Jaeger-LeCoultre introduces its most complex Atmos clock ever; as well as an entirely new design.
The Jaeger-LeCoultre Atmos Clock is the stuff of legends – invented in 1928, it requires practically no human intervention to keep it running forever, simply drawing its energy from infinitesimal variations in the ambient air temperature.
Over its nine decades of existence, the Atmos Clock has seen a multitude of respectful collaborations and artistic reinterpretations, establishing its place as a true iconic modern object of our times.
Atmos Hybris Mechanica Calibre 590
In 2022, Jaeger-LeCoultre is ready to present the Atmos Hybris Mechanica Calibre 590 after close to four long years of design and development work.
Nicknamed the Atmos Tellurium, this extraordinary mechanism displays, in three dimensions and in real time, the relative positions and movements of Earth, the Moon and the Sun.
As well as reproducing with precision the rotation of Earth on its own axis, and the orbits of the Moon around Earth and Earth around the Sun, the new calibre Calibre 590 also indicates the corresponding months and seasons with a zodiacal calendar.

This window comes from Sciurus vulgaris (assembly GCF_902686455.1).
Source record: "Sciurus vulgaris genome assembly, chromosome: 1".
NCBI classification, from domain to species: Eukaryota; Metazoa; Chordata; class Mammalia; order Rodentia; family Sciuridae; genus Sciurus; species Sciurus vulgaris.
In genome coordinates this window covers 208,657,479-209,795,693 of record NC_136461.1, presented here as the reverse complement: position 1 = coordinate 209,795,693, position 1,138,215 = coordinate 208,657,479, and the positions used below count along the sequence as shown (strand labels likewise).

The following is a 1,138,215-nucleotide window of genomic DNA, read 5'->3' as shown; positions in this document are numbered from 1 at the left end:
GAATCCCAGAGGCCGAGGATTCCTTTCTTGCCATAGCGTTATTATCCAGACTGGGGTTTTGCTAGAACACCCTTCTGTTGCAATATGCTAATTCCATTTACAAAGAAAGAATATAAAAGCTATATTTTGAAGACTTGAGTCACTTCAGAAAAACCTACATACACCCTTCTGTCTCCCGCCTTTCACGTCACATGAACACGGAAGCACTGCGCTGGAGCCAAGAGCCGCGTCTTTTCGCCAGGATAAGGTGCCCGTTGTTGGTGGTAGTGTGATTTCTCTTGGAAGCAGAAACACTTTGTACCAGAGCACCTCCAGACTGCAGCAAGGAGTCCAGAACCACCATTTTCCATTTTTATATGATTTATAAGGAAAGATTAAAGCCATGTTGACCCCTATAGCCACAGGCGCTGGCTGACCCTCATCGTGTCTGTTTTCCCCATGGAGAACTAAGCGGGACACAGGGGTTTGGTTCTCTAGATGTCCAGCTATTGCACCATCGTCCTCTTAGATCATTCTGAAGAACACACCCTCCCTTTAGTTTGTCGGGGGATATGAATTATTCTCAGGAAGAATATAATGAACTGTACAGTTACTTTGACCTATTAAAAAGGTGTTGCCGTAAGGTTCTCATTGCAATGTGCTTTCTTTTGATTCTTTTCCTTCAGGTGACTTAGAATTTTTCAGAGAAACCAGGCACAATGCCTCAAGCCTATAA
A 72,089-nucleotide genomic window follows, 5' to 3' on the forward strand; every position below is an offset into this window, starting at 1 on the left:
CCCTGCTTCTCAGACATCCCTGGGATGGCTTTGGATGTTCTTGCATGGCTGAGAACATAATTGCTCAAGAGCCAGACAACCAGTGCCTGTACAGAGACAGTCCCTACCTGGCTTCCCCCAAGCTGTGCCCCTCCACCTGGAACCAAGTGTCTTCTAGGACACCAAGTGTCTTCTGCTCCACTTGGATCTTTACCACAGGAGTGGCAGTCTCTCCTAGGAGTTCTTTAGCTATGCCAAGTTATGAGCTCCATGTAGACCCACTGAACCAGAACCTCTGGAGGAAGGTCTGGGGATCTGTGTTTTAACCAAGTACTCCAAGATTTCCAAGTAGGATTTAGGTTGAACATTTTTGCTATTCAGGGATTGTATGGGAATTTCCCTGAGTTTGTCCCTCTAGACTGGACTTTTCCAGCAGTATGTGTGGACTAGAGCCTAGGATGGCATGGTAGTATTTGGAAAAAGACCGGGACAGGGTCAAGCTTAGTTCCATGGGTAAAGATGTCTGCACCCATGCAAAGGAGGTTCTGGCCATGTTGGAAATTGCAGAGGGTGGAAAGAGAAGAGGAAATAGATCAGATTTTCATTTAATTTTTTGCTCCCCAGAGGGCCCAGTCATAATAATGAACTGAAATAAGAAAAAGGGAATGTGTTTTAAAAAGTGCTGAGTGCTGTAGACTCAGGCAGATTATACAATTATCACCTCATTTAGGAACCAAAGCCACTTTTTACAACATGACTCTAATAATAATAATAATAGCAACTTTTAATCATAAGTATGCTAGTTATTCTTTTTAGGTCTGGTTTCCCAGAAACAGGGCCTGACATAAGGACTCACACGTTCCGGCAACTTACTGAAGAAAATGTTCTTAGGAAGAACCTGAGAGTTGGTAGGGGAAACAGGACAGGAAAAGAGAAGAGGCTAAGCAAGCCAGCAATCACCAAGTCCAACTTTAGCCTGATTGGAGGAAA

The Calibre 590 was entirely conceived, designed and constructed in-house and assembled in the Atmos atelier, a workshop solely dedicated to Atmos.
The artisans of Jaeger-LeCoultre’s Métiers Rares atelier have similarly applied their absolute dedication to crafting this remarkable clock – with painstaking miniature painting to the spherical Earth, laser engraving the surface of the Moon; and inlaying meteorite – material that has literally fallen from space – on the Earth-Moon ring.
In a second offering, Jaeger-LeCoultre is launching an entirely new design: the Atmos Infinite – opening a completely new chapter in the storied history of the magnificent Atmos Clock.
The Atmos mechanism is held in place by glass supports, designed to be virtually invisible. From every angle, this allows an unrestricted view of the entire mechanism, with the bellows, chains and gears that keep the clock moving.
The black lacquered dial is composed of two concentric circles onto which polished baton-shaped indexes have been applied, and is complemented by hands that match the silvery rhodium finish of the mechanism.
On a metal outer ring, the minutes are marked by tiny indented dots. Their form echoes the round indentations on the annular balance, which spins back and forth in its slow and mesmerising rhythm beneath the body of the movement.
Images courtesy of Jaeger-LeCoultre, artwork by Curatedition. All rights reserved.